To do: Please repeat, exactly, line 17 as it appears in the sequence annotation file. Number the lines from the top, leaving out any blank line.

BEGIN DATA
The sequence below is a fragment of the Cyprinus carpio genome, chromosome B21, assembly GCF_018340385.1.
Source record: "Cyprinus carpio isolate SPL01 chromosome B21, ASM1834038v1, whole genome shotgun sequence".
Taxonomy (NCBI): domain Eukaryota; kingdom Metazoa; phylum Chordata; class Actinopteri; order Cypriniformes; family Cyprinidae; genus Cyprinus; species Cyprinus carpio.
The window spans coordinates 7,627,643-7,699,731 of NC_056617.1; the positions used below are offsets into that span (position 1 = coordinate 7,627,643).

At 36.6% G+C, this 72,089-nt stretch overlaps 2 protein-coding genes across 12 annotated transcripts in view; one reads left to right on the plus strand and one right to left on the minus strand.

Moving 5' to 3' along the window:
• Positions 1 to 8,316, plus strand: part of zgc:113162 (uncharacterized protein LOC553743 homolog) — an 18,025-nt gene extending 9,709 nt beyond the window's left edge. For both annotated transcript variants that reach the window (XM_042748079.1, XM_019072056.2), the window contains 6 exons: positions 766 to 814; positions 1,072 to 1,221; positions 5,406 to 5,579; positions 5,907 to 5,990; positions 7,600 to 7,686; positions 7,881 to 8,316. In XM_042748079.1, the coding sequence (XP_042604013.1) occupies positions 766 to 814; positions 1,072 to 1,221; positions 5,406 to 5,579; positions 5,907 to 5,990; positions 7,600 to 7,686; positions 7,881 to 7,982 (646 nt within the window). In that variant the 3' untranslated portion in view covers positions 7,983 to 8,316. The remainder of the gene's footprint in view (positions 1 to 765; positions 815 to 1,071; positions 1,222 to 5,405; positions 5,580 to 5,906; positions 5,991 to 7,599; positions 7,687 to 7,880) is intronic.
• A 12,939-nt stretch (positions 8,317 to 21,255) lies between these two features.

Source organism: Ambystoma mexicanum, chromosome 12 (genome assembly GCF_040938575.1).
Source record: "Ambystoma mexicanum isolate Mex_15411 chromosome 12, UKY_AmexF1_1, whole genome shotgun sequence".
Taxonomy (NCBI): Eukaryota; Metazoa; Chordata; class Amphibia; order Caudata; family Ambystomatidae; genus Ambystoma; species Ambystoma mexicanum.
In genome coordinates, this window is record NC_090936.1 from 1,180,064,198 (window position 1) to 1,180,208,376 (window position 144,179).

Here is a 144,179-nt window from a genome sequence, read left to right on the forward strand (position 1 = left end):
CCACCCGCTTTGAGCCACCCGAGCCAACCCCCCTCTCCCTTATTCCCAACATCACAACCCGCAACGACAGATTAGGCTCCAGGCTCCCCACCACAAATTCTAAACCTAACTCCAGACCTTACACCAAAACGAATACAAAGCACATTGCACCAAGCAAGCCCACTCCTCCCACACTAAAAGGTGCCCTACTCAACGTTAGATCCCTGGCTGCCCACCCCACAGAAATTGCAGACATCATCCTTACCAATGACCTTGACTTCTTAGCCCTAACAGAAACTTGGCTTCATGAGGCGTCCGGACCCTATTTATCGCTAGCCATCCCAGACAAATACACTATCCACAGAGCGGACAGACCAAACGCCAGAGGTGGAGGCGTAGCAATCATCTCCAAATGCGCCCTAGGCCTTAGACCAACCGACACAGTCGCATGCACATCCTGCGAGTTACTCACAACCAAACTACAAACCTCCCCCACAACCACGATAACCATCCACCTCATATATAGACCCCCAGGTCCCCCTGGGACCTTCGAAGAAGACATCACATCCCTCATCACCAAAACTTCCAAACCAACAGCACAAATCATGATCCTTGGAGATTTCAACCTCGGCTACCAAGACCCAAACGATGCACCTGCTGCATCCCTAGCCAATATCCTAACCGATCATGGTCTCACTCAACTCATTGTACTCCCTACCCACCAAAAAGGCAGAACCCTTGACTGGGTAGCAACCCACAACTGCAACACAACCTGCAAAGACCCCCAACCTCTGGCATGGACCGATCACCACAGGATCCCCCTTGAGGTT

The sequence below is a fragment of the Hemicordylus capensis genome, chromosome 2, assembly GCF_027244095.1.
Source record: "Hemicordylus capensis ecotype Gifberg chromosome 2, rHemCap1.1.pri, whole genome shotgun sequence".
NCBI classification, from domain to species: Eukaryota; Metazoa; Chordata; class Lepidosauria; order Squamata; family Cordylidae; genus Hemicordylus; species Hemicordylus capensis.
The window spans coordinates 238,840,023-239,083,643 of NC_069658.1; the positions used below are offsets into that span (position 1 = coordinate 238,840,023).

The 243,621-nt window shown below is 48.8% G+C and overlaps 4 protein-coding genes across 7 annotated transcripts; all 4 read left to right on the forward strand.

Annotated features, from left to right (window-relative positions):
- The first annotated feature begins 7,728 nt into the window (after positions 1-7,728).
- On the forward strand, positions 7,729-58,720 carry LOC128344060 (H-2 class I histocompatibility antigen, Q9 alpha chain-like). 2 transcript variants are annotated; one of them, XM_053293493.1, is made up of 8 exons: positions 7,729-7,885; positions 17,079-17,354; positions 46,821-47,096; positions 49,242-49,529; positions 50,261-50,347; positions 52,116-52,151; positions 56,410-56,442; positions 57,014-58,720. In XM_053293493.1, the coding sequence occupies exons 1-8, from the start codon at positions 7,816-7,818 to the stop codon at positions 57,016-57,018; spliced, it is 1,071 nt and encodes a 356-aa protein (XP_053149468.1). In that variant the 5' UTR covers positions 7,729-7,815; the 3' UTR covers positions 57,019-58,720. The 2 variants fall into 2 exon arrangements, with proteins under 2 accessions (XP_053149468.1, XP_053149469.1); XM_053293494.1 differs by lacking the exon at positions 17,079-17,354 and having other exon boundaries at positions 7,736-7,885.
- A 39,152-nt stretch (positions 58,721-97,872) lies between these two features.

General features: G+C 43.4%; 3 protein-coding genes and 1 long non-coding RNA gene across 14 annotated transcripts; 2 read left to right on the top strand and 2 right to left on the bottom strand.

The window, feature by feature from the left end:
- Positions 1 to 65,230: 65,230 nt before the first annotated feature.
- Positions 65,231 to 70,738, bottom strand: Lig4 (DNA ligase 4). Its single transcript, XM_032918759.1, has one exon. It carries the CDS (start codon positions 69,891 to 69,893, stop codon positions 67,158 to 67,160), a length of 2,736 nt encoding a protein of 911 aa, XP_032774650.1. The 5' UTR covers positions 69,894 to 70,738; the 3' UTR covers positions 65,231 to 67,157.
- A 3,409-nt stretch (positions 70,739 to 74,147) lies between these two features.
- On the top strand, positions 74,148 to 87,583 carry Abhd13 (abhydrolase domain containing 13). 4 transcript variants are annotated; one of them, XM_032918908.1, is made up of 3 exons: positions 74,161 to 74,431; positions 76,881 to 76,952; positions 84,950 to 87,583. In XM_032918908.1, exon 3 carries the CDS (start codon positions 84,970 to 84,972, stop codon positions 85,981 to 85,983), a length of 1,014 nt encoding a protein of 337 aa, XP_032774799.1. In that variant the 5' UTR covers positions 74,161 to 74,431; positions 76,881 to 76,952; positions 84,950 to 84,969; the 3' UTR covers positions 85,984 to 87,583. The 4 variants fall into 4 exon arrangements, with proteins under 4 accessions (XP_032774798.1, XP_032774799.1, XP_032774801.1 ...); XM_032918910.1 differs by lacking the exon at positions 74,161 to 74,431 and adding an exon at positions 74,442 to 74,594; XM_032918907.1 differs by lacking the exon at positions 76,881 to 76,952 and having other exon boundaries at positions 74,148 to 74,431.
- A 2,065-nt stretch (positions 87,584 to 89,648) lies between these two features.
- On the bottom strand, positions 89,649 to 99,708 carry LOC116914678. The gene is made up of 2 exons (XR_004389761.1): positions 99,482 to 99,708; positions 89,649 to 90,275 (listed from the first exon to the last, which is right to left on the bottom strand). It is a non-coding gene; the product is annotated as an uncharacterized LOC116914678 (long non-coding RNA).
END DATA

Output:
NCBI classification, from domain to species: Eukaryota; Metazoa; Chordata; class Lepidosauria; order Squamata; family Cordylidae; genus Hemicordylus; species Hemicordylus capensis.